How to make friends with your neighbours
Starting university in a new city can be a daunting prospect, especially because you’re going alone. However, once you move into your halls of residence, you’ll find yourself surrounded by hundreds of students in the same boat as you, all of them potential friends. While it is unlikely those living closest to you will be your only friends, your fellow halls inmates are more than likely to be the first people you encounter at university and, therefore, the first friendships you will form. More than this, you’ll be living in close proximity to them for a year, so it’s really in your best interests to make friends with them to ensure a (relatively) harmonious year in halls.
Breaking the ice and starting that initial conversation that could spark a lifelong friendship comes easy to some, but if you’re not feeling so super confident, here’s a few tips to help you make friends with your neighbours…
1. Before you arrive at halls, or shortly after, it’s worth joining the relevant Facebook group. Social media is a great way to track down others living on your floor and start planning all those crazy nights out for your first weeks. Keep an open mind about those you do talk to; you might not like the sound of someone online, but in reality, you could have bags in common. Be sure to introduce yourself on moving in day; a smile or friendly wave shows you have acknowledged each other.
2. Invest in a doorstop. This humble wedge of rubber or wood could make all the difference. Doors in halls have a habit of swinging shut, which is great for health and safety, but not so great for socialising. Even if you haven’t quite plucked up the courage to introduce yourself to other people, simply propping your door open for the first few days will show that you are a welcoming person. Before long, your neighbours will pop their head around the door to say hello and have a natter.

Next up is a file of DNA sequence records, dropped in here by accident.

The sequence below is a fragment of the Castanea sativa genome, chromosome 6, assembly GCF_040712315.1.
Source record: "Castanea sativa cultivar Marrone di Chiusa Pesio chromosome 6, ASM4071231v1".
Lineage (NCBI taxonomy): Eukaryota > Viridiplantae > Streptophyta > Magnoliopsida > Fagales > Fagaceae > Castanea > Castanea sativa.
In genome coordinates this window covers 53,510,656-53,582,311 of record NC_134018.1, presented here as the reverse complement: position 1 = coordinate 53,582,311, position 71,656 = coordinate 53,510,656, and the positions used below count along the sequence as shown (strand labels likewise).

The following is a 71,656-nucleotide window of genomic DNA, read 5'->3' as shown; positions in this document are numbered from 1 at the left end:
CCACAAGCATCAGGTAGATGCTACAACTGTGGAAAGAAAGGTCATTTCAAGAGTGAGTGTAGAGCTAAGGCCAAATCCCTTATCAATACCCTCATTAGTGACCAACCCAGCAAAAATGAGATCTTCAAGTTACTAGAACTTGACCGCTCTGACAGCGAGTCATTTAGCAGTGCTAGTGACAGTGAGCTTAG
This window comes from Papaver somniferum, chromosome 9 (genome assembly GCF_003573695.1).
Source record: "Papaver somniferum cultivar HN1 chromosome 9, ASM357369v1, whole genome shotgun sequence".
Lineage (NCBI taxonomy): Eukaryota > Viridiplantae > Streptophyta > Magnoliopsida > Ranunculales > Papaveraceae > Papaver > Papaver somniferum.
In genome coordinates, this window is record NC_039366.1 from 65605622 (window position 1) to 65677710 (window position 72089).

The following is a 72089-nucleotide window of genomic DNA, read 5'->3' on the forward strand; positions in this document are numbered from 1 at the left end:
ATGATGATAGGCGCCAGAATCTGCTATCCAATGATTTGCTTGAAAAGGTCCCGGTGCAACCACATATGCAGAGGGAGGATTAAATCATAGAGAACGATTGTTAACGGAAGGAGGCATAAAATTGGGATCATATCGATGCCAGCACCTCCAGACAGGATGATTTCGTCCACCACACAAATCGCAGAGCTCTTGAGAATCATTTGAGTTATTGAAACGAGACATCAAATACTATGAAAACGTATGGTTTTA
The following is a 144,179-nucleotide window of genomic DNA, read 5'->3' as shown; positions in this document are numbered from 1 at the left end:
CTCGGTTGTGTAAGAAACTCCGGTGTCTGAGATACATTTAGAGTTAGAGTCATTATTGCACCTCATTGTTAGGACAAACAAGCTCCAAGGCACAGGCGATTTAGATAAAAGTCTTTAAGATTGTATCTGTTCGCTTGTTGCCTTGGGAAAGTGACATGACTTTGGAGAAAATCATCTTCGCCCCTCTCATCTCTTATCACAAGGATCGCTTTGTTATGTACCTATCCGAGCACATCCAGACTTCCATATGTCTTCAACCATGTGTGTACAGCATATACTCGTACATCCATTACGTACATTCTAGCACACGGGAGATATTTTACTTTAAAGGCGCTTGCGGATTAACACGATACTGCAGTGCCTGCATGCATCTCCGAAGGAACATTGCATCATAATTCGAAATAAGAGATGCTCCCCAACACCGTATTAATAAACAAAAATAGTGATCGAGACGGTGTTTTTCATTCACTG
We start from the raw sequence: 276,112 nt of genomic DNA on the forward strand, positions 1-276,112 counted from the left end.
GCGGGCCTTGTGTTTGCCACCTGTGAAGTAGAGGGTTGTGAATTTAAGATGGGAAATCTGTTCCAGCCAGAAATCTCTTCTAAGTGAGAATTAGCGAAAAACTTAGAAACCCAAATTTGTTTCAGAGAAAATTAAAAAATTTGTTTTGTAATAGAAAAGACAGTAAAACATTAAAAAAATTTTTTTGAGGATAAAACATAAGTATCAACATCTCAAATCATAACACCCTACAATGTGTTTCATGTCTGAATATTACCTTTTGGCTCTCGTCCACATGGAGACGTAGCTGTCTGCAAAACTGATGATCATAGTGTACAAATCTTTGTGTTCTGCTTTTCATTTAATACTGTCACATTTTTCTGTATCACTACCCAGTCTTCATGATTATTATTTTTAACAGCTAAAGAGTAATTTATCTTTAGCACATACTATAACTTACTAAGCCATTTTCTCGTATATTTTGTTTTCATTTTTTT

3. Bring a tin of chocolates or a box of teabags. A small gesture such as offering a chocolate or cuppa is usually received well after the stresses of moving and saying goodbye to parents. Not only do they break the ice and start a conversation, but these little everyday comforts start making halls feel more like a home. Other small gestures work equally well, such as lending someone blu tac for their posters, or simply holding a door open for someone else moving in.
4. Don’t be afraid to knock on other people’s doors and introduce yourself! Especially if they’ve propped their door open, showing they’re inviting you in for a chat. Once you’ve met one person, you can go round knocking on other people’s doors together. It’s easier once there is two of you; meeting people on your floor and block will snowball from there.
5. Don’t forget the two time-old clichés: smile, and be yourself. A smile instantly makes you look more friendly and approachable. Nobody wants to risk upsetting the fierce-looking person. Whilst a new start may seem like a great opportunity to reinvent yourself, maintaining a false persona will be exhausting, and people will see through it eventually.
Hopefully these top tips will get you started making friends to share your university experience with. However, don’t worry if you don’t end up best of buddies with your neighbours.
Friendship making opportunities are more than plentiful in the first few weeks of university, from meeting the people on your course or a library tour, joining a society to try something new, or simply getting chatting to someone queuing up for the bus.